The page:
In early February, the much-anticipated Framing Britney Spears charted the course of Britney Spears’ life and career: her humble beginnings as a precocious pre-teen, her tumultuous path to adolescent stardom, and her present-day legal entrapment after a crushing “fall from grace”. At the core of the film is the media’s role in Britney’s career. It features the ceaseless, tormenting paparazzi, endless circuits of condescending interviews, and one money-hungry father. Framing Britney Spears narrows in on what members of the #FreeBritney movement have been working toward for years: to free Britney from the conservatorship of her own father. A deluge of media fanfare followed the film’s release “Speaking of Britney … What About All Those Other Women?” probed The New York Times, discussing how several young female celebrities––including Spears, Lindsay Lohan, Janet Jackson, Paris Hilton, and more––had an enormous influence on young women, even when these adolescent stars were young women themselves. In an article for The Washington Post, Jessica M. Goldstein similarly foregrounds the “media machine of the early 2000s”, providing examples of the utterly inappropriate––yet accepted––behavior of the media on these young female stars.
Marika Thunder’s solo exhibition, Dress Up My Lindsay, fits squarely into this conversation. Brooklyn-based, New York City-born, Thunder has ten oil paintings of Lindsay Lohan on view through April 12th at Public Access in New York. Public Access is just one of many galleries in the art world’s Lower East Side mecca. Dress Up My Lindsay interrogates the psychological effect of the media’s sexualization of childhood stars on not only the stars themselves but also adolescent girls at large. Thunder’s series impressively employs a childlike naïveté that is all at once coupled with emblems of pop culture, tabloids and celebrity culture.
Nostalgia, youth, and pop culture certainly abound in Thunder’s series, Dress Up My Lindsay. The exhibit emerges from the artist’s own childhood, with ten fully realized paintings , all large-scale versions of Thunder’s collages created as a nine-year-old girl. The collages have been bound together in “The Red Book”, a visual and textual scrapbook of tabloid cut-outs of Lindsay overlayed with occasional commentary in black ink. In “The Red Book”, Thunder’s paintings are each positioned in parallel with the original tabloid, magazine, or cut-out that the artist collected throughout her own adolescent girlhood. We are thus immediately introduced to Thunder’s nascent scribbles on the collages and how she re-visited these elements as an adult woman within her large-scale paintings. By portraying the proliferation of images of a teenage Lindsay coalesced and coveted by the artist as a child, Dress Up My Lindsay speaks to a profoundly dark underbelly of our society. Thunder’s series very aptly brings our culture’s fetishization, sexualization, and obsession with youth to the foreground of her canvases––from both the vantage point of the consumer and the consumed.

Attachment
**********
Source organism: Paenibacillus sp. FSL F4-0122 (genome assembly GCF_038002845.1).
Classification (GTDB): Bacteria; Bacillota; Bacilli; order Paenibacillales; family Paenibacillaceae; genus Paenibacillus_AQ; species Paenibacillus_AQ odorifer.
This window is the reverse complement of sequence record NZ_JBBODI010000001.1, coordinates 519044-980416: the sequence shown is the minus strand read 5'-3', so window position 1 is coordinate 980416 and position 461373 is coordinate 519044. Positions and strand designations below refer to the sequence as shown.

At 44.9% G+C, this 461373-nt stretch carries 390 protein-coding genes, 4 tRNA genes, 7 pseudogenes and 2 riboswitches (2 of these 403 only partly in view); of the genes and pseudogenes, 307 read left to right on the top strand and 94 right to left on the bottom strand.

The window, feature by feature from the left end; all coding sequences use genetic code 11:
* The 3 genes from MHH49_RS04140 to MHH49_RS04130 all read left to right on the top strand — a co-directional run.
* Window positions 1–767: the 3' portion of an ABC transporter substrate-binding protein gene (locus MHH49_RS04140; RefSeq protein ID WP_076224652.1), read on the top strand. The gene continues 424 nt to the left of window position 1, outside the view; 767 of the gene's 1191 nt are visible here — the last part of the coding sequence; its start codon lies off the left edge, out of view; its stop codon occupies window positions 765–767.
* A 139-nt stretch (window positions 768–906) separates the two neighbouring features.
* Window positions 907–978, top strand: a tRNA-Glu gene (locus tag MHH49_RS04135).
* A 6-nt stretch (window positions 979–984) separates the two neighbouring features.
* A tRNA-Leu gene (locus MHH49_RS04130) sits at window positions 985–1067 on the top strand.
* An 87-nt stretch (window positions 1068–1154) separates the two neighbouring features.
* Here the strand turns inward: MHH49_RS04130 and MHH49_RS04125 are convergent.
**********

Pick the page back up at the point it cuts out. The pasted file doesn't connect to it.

Thunder’s Lindsay #7, 2020 speaks just to this: Lindsay’s body is turned away from the viewer––presumably the paparazzi––with both arms on her hips as she twists her torso to look directly at us. Thunder paints Lindsay’s body language remarkably, showcasing the creases in the actress’s back, skin, as well as the musculature, and effort, required to turn around and present herself for the camera. Lindsay’s cheeks, while caked in makeup, are still youthful, round, and full, reminding us of her young age despite her dark eyeshadow, piercing green eyes, and small display of “side-boob”. Slapped over the painting are fragments of headlines: “This Week in Pictures” sits atop the left corner of the canvas. The words “LINDSAY” and “A FA” in all orange, white block lettered-capitalization cover the actress’s mid-section. Leaving the audience to guess whether the bits suggest an “affair”, “a fat”, or “a fan,” they insinuate themes of sexualization and material obsession with young actresses in the media.